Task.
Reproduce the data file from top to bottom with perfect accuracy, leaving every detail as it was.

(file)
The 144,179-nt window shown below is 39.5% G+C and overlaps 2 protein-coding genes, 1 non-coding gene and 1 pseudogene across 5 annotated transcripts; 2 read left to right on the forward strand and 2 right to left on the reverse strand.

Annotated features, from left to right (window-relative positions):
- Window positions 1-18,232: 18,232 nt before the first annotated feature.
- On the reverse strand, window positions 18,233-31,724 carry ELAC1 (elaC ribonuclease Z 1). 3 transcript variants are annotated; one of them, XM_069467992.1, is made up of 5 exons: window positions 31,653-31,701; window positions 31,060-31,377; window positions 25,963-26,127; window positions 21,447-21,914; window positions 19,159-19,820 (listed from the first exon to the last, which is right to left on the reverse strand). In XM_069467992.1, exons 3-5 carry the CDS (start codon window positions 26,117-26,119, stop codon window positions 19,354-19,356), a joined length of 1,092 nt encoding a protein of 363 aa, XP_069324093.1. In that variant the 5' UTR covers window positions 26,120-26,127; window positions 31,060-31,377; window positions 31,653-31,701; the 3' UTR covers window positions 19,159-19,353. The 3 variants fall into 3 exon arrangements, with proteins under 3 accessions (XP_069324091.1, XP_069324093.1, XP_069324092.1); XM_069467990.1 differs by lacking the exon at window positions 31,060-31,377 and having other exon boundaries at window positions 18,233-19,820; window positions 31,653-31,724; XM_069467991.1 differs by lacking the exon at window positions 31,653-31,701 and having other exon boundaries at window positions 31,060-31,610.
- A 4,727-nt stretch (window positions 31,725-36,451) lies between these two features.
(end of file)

The 144,179-nt window shown below is 39.5% G+C and overlaps 2 protein-coding genes, 1 non-coding gene and 1 pseudogene across 5 annotated transcripts; 2 read left to right on the forward strand and 2 right to left on the reverse strand.

Annotated features, from left to right (window-relative positions):
- Window positions 1-18,232: 18,232 nt before the first annotated feature.
- On the reverse strand, window positions 18,233-31,724 carry ELAC1 (elaC ribonuclease Z 1). 3 transcript variants are annotated; one of them, XM_069467992.1, is made up of 5 exons: window positions 31,653-31,701; window positions 31,060-31,377; window positions 25,963-26,127; window positions 21,447-21,914; window positions 19,159-19,820 (listed from the first exon to the last, which is right to left on the reverse strand). In XM_069467992.1, exons 3-5 carry the CDS (start codon window positions 26,117-26,119, stop codon window positions 19,354-19,356), a joined length of 1,092 nt encoding a protein of 363 aa, XP_069324093.1. In that variant the 5' UTR covers window positions 26,120-26,127; window positions 31,060-31,377; window positions 31,653-31,701; the 3' UTR covers window positions 19,159-19,353. The 3 variants fall into 3 exon arrangements, with proteins under 3 accessions (XP_069324091.1, XP_069324093.1, XP_069324092.1); XM_069467990.1 differs by lacking the exon at window positions 31,060-31,377 and having other exon boundaries at window positions 18,233-19,820; window positions 31,653-31,724; XM_069467991.1 differs by lacking the exon at window positions 31,653-31,701 and having other exon boundaries at window positions 31,060-31,610.
- A 4,727-nt stretch (window positions 31,725-36,451) lies between these two features.